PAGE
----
- Every homebuyer contributes towards the sinking fund and the contribution is a fixed percentage of the flat purchase price.
- In case of tenancy, it is usually the owner who bears the costs of the contribution towards the sinking fund. However, this is subject to the agreement between the owner and the tenant.
- After possession of the property is passed to the homebuyers, the responsibility of maintaining the sinking fund is transferred to the newly formed flat owners association of cooperative society managing committee.
- This committee levies charges upon the members of the co-operative society with a portion of these charges diverted to the sinking fund.
How much sinking fund is enough?
The sinking fund is a reserve of accumulated funds from the homebuyers/members of a co-operative society needed to meet repair expenses and in the worst-case scenario, to meet the expenses towards sustained structural damage in the building due to an unforeseen calamity.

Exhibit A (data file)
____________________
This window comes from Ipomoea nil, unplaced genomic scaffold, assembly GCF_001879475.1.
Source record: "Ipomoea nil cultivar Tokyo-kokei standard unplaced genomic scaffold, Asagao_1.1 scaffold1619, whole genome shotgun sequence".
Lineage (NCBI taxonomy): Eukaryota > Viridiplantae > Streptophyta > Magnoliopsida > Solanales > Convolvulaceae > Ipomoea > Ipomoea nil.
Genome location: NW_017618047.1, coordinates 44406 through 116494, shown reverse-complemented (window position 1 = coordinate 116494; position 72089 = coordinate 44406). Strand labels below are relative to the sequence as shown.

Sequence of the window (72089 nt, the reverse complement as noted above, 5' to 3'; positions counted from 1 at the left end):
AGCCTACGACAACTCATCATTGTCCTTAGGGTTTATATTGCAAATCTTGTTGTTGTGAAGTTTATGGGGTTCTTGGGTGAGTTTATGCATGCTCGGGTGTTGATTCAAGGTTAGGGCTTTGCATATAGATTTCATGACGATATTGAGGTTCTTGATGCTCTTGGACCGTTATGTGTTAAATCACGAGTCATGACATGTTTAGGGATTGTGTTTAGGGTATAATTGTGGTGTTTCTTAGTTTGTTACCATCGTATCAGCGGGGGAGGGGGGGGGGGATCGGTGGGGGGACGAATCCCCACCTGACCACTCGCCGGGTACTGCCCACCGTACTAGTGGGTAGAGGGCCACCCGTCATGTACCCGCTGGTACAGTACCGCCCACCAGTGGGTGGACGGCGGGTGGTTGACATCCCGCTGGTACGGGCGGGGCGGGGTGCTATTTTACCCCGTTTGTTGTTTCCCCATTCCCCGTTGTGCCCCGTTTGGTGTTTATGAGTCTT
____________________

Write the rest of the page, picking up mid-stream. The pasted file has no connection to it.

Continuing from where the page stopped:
- Due to much of the funds accumulated to meet major contingent expenditure, there is no fixed estimate as to how much is enough.
- According to Bye-Law 13(c) of the Model Bye-Laws of Co-operative Housing Societies issued by the Maharashtra Government, the sinking fund needs to
“be established at the rate decided at the meeting of the general body, subject to the minimum of 0.25 percent per annum of the construction cost of each flat incurred during the construction of the building of the Society and certified by the Architect, excluding the proportionate cost of the land.”
- The above point clearly shows that there is a minimum limit to providing for these expenses and the maximum limit is left to the co-operative society general body.